Renton by the end of the year. Since its inception in 2007, the California-based franchise has rapidly expanded throughout California, as well as many other states including Arizona, Colorado, Michigan, Nevada and Wisconsin. The opening of the Club Pilates in Kent marks the 2nd location for the brand in the Seattle area. To celebrate their Grand Opening and show appreciation to the local community, Club Pilates will be offering Free Demo Classes, Grand Opening Discounted Membership Packages, 25% Off Retail, Special Class Schedule, Hourly Raffles & Vendor Give-Aways. If you have interest in trying a Pilates class, please visit www.clubpilates.com/ kent/ or call (253) 277-8586 for more information. About Club Pilates Founded in 2007 and franchising since 2012, Club Pilates is the nation’s largest and fastest-growing Pilates franchise, offering several signature class formats in order to fit the needs of many clients – from young to more senior, and from beginner to advanced. The first studio to create a 500 hour Teacher Training Program designed to thoroughly and safely teach group Pilates apparatus classes that flow, Club Pilates currently has more than 100 territories sold, approximately 40,000 members, 100+ instructors and 75,000 monthly workouts throughout the United States and Australia. For more information, please visit www.clubpilates.com.
SATURDAY, JANUARY 16TH 9:00AM TO 3:00PM Club Pilates Kent 124 4th Ave South/Suite 130 Kent, WA 98032 (253) 277-8586 | Kent@clubpilates.com *Appointment required for demo class. Call ahead or email for details. All Grand Opening membership discounts end on date of grand opening party. Present ﬂyer to redeem offer. ©2015 Club Pilates Franchise, Inc.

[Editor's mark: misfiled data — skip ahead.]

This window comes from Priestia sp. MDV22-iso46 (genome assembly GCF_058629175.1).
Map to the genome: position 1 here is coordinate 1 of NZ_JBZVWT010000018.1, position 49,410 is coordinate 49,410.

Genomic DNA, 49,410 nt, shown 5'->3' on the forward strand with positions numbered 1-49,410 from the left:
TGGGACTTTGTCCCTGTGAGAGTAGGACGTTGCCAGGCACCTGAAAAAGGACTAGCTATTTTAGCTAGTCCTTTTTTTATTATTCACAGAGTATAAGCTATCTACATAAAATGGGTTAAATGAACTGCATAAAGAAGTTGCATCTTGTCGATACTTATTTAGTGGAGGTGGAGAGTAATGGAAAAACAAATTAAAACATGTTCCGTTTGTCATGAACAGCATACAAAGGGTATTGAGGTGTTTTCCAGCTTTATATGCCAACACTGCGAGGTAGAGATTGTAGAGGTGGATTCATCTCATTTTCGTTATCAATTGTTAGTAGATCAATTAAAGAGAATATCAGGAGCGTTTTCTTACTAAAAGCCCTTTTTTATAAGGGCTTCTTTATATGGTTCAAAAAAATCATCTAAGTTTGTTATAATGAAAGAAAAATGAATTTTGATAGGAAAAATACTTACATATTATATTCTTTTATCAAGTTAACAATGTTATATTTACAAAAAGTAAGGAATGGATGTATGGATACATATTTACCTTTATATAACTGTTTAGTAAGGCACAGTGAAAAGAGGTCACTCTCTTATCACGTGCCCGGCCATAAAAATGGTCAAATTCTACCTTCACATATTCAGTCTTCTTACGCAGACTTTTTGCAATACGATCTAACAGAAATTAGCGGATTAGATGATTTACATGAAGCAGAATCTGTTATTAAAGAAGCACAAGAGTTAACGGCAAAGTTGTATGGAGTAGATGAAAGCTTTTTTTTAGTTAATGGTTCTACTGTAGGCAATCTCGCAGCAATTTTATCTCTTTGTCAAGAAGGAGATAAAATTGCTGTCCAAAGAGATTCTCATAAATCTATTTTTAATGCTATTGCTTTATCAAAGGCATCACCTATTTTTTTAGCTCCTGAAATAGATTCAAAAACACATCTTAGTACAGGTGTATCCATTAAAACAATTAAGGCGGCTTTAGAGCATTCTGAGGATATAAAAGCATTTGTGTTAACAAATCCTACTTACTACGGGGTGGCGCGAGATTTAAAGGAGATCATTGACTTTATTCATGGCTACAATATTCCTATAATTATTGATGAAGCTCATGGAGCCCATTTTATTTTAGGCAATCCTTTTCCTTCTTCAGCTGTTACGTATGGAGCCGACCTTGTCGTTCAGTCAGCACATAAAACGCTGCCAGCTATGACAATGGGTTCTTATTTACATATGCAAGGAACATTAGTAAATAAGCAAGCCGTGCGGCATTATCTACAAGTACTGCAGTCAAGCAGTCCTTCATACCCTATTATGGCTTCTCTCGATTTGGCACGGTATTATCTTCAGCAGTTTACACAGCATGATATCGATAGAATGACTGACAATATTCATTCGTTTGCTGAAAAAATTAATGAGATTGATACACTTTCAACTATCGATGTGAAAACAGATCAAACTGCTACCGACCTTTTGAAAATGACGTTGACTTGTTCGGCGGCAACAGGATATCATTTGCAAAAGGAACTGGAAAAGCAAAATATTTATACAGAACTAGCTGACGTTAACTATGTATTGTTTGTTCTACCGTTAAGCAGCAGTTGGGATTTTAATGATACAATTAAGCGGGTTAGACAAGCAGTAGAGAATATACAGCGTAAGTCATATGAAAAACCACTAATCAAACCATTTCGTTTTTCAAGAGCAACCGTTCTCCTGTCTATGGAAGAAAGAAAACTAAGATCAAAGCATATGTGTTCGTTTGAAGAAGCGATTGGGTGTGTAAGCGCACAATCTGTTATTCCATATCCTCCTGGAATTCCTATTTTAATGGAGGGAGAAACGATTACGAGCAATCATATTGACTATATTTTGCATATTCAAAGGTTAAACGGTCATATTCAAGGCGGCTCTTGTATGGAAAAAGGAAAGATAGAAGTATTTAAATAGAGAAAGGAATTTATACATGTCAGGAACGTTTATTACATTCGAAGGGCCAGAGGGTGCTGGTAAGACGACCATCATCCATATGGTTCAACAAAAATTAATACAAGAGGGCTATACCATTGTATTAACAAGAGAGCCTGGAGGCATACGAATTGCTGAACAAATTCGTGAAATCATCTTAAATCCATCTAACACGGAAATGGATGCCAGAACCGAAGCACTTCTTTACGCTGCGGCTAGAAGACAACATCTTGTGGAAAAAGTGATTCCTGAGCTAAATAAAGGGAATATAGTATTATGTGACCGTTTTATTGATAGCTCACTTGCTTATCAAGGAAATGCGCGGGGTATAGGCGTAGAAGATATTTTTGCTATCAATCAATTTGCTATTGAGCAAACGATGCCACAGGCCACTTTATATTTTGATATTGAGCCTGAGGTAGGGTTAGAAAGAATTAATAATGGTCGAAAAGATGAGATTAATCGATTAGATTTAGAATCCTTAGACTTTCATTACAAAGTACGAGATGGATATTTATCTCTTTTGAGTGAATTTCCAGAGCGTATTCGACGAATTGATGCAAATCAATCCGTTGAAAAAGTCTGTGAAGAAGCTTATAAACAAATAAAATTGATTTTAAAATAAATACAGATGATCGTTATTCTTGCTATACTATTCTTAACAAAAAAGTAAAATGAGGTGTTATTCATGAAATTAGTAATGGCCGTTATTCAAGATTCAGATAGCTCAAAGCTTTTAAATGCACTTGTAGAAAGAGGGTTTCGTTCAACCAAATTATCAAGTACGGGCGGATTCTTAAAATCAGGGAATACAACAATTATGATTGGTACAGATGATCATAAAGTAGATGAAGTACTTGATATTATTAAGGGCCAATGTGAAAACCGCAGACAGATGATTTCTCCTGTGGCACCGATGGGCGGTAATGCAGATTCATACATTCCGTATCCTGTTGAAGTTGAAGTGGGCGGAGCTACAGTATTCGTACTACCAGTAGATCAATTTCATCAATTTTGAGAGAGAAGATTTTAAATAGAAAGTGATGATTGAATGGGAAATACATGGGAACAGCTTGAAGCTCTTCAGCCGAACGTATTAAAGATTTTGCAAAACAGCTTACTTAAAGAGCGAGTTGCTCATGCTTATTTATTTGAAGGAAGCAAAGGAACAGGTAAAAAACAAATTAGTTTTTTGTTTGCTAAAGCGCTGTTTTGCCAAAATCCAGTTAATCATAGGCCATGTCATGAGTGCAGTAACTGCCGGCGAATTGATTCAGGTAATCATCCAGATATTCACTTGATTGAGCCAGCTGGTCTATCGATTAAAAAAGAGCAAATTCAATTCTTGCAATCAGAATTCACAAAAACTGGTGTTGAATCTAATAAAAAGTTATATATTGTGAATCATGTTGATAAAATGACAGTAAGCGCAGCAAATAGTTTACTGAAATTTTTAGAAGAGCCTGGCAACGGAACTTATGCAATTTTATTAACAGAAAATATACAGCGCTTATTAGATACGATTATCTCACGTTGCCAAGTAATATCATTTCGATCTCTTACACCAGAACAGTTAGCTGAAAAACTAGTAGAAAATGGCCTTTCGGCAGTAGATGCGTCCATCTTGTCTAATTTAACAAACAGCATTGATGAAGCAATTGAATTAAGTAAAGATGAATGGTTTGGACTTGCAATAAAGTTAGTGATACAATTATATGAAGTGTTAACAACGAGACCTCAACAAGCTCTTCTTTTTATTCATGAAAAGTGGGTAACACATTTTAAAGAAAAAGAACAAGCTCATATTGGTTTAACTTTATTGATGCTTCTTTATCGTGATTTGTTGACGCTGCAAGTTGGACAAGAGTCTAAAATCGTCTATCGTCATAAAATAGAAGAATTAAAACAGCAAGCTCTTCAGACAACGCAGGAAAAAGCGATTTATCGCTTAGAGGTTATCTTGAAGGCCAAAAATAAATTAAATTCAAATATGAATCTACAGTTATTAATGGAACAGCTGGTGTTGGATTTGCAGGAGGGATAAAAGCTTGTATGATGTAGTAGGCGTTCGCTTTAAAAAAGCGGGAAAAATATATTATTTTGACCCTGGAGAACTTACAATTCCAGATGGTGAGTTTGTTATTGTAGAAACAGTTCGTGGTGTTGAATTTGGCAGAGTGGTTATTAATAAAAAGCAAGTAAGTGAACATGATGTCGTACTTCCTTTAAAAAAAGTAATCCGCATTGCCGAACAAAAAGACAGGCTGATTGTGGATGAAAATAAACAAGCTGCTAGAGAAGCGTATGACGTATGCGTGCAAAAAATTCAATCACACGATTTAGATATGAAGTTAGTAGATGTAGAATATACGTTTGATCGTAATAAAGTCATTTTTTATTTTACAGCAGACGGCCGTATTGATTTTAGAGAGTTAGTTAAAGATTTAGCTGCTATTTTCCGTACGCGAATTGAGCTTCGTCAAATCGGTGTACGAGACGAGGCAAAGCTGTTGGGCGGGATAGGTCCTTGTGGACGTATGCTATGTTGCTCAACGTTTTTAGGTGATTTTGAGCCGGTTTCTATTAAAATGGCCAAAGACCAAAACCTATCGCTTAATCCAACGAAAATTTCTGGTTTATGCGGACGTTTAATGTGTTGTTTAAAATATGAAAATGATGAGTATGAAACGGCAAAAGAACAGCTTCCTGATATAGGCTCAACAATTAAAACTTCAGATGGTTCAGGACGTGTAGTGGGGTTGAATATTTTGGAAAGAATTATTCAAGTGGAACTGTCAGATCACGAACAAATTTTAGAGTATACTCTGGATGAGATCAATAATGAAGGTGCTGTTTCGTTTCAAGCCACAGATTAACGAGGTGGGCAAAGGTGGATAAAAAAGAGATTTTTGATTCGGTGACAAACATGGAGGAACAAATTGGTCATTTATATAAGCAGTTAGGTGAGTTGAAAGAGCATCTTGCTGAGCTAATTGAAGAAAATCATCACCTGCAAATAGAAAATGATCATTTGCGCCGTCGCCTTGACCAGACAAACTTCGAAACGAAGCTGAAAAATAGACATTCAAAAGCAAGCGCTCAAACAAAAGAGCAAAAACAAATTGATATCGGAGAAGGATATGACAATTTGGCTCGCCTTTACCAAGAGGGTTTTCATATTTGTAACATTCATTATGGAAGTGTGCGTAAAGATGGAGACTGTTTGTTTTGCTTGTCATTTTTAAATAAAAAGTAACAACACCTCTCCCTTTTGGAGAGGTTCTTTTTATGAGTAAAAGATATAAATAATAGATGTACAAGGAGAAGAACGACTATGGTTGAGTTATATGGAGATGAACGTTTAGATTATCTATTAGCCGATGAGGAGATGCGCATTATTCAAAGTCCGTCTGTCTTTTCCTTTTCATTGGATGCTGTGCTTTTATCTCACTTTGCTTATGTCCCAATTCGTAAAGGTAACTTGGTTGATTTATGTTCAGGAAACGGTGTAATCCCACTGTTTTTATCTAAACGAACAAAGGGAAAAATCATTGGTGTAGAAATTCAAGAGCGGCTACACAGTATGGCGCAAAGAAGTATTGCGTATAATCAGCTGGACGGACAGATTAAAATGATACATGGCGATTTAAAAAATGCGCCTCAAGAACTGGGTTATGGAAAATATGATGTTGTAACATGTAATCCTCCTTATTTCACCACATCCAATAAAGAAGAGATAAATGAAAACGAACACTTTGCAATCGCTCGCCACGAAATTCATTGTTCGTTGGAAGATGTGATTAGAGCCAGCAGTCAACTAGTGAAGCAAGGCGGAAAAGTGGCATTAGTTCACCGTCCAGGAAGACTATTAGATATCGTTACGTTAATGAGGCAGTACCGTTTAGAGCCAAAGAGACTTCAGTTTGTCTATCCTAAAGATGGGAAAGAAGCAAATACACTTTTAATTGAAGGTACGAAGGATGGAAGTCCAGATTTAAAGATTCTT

Kent– The pretentious and intimidating stigma surrounding Pilates has finally been broken. Club Pilates, the nation’s largest and fastest-growing Pilates franchise, has brought its inclusive and positive studio atmosphere to Downtown Kent’s Historic District.
January 1, 2016 
CALENDAR Events Christmas Tree Recycling: 9 a.m.-4 p.m. Jan. 2. Boy Scout troops will collect and recycle Christmas trees in Kent neighborhoods for a $5 suggested donation. To ensure pickup, trees must be placed outside by 8 a.m. Saturday morning. Unfortunately, the scouts are unable to confirm an exact pick-up time. That same day, scouts will be at Service Club Ballfields, 14608 SE 288th Street, if you prefer to deliver your tree yourself. Scouts will unload the trees and accept your donation. Trees with tinsel and/or flock cannot be accepted. If you would like to mail your donation, send it to: Attn: Christmas Tree Drive, P.O. Box 5094, Kent, WA 98064. For more information, contact the Kent Lions & Foundation (253852-5466) or check the city’s community calendar at KentWA.gov.
Health Kent4Health ShoWalk: 9-11 a.m. Mondays and Thursdays through May, ShoWare Center, 625 W. James St. Free indoor walking. Open to all ages and modalities; two levels for walking and stairs; monthly health screenings; great for caregivers and rehabilitation. Sign in when you arrive. For more information and a schedule, visit kent4health.com. Bloodworks Northwest drives: 1-3 p.m., 4-7 p.m. Jan. 5, Kent United Methodist, 11010 SE 248th; 10 a.m.-noon, 1-4 p.m. Jan. 8, Kent Station, 417 Ramsay Way; 1-4 p.m. Jan. 13, 18430 E Valley Highway; 9-11:30 a.m. Jan. 13, Valley Communications Center, 27519 108th Ave. SE; 9-11 a.m., noon-3 p.m. Jan. 14, Recreational Equipment, 6750 S. 228th St.; 9-11 a.m., 11:45 a.m.-3 p.m. Jan. 19, Hexcel Corporation, 19819 84th Ave. S; 1-3 p.m.,